Railcar company settles claims that it made unsafe design changes.
Judge Kenneth Garrett, state court judge in Independence, Missouri approved a preliminary class action settlement in which Trinity Industries would pay $56 million to resolve claims by counties that it “failed to disclose design changes to a guardrail system for roads and highways that made it unsafe and unreasonably dangerous.” Trinity owns businesses that provide railcar products and services throughout North America under the trade name TrinityRail.
The settlement would essentially resolve the first case filed in 2015 by Jackson County on behalf of other Missouri counties with 10,000 or more people, the city of St. Louis, and Missouri’s transportation authority. Trinity, based in Dallas, Texas, did not admit wrongdoing.
“When Jackson County filed this lawsuit, the goal was to recover the funds necessary to remove and replace these dangerous devices from Missouri roads,” said Patrick Stueve, an attorney for the plaintiffs. “That’s exactly what this settlement provides.”
Whistleblower Joshua Harman, on behalf of the U.S. Department of Justice (DOJ), filed a similar claim resulting in a $663.4 million judgment in 2014. A jury found the company “failed to tell a federal agency about changes made to the guardrail system.” However, this judgement was ultimately overturned in the court of appeals, and in 2019, the U.S. Supreme Court turned away Harman’s bid to reignite it.
“We are disappointed but believe the true objective of the case has been achieved. Because of Joshua Harman’s efforts, there is more federal and state scrutiny than ever before to ensure the safety of our nation’s roads and highways,” said Nicholas Gravante, one of Harman’s attorneys, at the time. Harman is not a plaintiff in the Missouri case.
Missouri’s Department of Transportation removed the ET Plus from an approved products list following the litigation against Trinity. Soon after, 30 more states followed suit. Several whistleblower lawsuits remain in pending status, including one in Massachusetts which has reached a tentative settlement of $5 million. The Missouri deal would offer $3.5 million to reimburse Missouri counties that removed and replaced 4-inch ET Plus devices and an additional $2.5 million to cover the costs of locating the devices on their roads. Trinity has also agreed to pay $11.4 million in attorneys’ fees and expenses plus administrative costs.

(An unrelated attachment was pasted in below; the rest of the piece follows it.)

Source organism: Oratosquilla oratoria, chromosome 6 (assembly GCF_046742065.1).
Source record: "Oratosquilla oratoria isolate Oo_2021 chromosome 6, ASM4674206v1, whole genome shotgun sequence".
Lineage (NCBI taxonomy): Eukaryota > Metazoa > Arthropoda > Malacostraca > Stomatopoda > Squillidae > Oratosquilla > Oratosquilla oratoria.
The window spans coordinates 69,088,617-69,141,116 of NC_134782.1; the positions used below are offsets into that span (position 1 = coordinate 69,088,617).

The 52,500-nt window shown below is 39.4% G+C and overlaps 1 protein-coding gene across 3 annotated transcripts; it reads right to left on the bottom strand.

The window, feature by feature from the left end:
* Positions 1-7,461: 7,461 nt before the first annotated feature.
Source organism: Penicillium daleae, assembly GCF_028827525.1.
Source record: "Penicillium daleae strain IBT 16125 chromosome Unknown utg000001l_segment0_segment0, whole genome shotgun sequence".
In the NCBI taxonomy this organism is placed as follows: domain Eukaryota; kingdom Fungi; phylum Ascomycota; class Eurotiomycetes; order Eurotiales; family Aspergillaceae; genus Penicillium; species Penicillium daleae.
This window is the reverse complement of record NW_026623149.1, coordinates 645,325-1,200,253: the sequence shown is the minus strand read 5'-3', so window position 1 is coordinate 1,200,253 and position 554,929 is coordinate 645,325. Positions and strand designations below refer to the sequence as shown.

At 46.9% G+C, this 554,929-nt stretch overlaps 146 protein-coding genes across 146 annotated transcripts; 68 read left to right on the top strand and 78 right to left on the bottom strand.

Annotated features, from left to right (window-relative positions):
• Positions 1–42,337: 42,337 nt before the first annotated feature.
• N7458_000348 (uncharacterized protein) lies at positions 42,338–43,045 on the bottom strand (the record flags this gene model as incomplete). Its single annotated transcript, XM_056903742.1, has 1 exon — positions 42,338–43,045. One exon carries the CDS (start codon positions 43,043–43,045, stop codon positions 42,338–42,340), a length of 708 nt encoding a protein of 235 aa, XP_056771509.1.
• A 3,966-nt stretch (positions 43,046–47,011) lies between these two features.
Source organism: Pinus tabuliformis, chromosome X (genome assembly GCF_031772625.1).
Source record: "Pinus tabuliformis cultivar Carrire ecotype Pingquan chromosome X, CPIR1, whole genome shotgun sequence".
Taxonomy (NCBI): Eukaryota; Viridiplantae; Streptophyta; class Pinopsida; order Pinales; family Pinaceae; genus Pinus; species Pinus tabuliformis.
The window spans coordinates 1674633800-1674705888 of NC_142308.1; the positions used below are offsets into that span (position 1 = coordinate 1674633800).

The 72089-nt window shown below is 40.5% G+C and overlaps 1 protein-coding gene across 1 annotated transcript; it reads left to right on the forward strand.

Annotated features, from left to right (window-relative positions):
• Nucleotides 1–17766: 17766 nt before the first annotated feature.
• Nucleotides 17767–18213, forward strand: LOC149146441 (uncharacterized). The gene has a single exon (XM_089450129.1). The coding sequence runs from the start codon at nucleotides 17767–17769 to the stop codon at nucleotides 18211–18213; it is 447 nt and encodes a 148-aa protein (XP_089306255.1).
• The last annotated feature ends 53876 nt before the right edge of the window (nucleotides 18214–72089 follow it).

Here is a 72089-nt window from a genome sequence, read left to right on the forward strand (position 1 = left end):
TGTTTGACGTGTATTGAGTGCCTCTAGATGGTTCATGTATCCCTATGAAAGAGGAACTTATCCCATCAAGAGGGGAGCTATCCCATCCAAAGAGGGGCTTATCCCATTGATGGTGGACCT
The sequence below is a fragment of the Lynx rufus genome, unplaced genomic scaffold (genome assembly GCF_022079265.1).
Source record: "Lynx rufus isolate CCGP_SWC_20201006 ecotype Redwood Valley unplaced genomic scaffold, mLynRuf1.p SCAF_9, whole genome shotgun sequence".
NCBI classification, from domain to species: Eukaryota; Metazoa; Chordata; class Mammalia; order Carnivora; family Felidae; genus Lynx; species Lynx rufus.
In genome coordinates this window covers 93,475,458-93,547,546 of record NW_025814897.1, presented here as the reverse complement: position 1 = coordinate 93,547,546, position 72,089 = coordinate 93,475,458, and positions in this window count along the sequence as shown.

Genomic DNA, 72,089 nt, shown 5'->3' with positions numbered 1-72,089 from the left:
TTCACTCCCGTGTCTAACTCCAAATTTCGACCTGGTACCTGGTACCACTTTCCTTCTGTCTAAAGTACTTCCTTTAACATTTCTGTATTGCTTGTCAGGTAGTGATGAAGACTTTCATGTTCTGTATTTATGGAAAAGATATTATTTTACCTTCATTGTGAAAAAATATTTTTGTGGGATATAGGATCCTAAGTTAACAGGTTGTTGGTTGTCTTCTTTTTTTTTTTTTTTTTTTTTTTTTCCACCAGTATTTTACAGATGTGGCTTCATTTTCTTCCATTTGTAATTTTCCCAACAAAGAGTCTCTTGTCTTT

The preliminary approval “does not provide a second opportunity for class members to opt out or request exclusion.” Court documents state further, “Given that this Court previously granted class certification and class members were given an opportunity to opt out or request exclusion after mailing of direct notice and none did, the Court finds that the decision not to include an opt out period is reasonable under the circumstances of this case and consistent with Missouri law. Doyle v. Fluor Corp., 400 S.W.3d 316, 324 (Mo. App. E.D. 2013) (affirming approval of class action settlement on appeal and holding: ‘to extinguish all doubt, we find no abuse of discretion in the trial court’s determination that a second opt-out period is not required under Rule 52.08 and would have unnecessarily disrupted settlement proceedings and prolonged the case to the detriment of all parties.’).”
The case is Jackson County, Missouri v. Trinity Industries Inc, Jackson County Circuit Court, Missouri, No. 1516-CV23684.